An anemometer is a pretty simple device. Attach something to catch the wind to a shaft and then count how quickly the thing turns.

The initial plan was to use this little scavenged (from a tape drive, I think) stepper motor.
The motor had a little nylon gear on it, so I decided to make a small hub that the wind cups could be attached to which would then glue to the gear. Simple is good.
I traced a jar top onto the scrap fiberglass reinforced plastic I had available. Wood would've worked fine too, just not as rain-proof.
I used a bandsaw to cut the circles out, I did two because the plastic isn't very thick. The belt sander cleaned them up nicely.
Super glue and a little weight stuck two discs together to make them rigid.
I used a center finder and Xacto knife to score lines to find the center point.
The hub had to attach to the nylon gear somehow, so I just drilled a hole the same diameter as the gear...
... stuck it in straight and super glued it there.
With a solid hub attached to the motor, I used styrofoam cups and plastic knives along with some tape to do a quick test. Not great, the cups are light but flat on the end so they don't really want to turn much.
A trip to the dollar store yeilded a set of metal soup ladles. I broke the plastic handles off of them, drilled two holes in each to put small machine screws through, and bent the shafts to make the angle of the spoon face into the wind once they were mounted on the hub.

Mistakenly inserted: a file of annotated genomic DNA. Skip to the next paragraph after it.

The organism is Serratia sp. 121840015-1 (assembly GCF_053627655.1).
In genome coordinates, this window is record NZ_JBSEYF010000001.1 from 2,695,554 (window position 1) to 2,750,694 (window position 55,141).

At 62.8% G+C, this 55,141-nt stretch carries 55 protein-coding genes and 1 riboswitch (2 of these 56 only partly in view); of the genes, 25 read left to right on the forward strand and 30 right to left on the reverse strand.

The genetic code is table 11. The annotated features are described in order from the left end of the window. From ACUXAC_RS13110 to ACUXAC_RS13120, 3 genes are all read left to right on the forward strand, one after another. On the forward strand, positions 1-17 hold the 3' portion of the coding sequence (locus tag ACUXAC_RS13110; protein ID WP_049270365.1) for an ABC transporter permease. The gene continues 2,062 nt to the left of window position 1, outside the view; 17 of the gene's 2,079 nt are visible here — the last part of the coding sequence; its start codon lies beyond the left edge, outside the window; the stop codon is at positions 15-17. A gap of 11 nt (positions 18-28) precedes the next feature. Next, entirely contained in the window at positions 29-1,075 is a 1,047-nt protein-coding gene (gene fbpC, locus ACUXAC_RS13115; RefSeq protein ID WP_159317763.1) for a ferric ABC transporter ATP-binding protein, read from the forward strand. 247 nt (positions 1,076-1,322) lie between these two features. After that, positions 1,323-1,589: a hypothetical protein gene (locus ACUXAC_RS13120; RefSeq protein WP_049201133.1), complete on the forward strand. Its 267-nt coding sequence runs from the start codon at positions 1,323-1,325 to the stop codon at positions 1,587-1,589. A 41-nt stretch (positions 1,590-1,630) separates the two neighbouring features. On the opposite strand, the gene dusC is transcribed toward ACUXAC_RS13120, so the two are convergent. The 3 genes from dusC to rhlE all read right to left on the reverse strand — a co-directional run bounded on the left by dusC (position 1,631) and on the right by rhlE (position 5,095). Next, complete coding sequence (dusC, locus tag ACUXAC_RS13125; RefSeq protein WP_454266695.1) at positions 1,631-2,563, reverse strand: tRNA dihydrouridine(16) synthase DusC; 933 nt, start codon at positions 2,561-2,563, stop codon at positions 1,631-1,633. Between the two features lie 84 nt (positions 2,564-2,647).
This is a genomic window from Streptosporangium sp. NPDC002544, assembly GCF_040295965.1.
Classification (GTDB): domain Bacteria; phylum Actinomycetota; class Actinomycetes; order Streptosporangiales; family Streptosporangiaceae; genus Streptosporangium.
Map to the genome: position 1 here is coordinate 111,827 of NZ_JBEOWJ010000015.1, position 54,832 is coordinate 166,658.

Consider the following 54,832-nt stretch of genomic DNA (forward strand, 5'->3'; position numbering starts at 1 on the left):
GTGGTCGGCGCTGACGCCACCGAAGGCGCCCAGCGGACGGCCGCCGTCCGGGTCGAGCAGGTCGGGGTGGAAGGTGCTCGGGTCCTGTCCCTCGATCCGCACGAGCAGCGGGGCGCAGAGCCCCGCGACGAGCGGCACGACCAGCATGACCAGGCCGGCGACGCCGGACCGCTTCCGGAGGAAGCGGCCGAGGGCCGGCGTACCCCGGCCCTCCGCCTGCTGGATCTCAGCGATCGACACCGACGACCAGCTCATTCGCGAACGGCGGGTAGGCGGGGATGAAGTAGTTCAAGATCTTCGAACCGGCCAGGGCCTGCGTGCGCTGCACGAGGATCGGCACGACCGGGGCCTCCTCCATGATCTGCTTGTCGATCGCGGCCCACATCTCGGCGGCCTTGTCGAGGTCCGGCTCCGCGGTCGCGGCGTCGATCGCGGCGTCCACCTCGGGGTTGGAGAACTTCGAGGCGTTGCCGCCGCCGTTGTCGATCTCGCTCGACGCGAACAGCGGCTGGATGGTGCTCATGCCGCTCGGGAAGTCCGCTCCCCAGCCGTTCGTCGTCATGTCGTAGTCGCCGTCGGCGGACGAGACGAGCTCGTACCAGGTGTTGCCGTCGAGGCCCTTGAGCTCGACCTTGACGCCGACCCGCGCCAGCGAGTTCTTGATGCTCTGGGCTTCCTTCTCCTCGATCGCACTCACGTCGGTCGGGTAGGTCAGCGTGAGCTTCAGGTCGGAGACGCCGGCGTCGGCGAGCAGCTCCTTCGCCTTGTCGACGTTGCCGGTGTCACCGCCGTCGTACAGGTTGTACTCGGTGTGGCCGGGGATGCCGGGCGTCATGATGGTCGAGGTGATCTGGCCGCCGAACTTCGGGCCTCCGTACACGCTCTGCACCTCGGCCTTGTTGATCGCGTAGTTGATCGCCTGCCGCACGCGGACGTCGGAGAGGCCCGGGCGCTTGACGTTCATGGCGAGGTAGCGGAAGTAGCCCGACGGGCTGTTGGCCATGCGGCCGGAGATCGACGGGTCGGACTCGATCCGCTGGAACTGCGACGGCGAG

Here's the side view while attaching the spoons.
It works! However, as I held it in my hand I realized that the thing had become far heavier than I expected and that the little motor it was mounted to wasn't tough enough to stand the test of time.
I found another (much larger) stepper motor from the same tape drive and mounted my hub to it. It mounted with three screws down into the spindle of the motor, so I drilled holes through the hub for those and attached it. It's much more stable now - and the stepper spins easily as well.
With the physical part of the anemometer working, it was time to move on to the electrical part!

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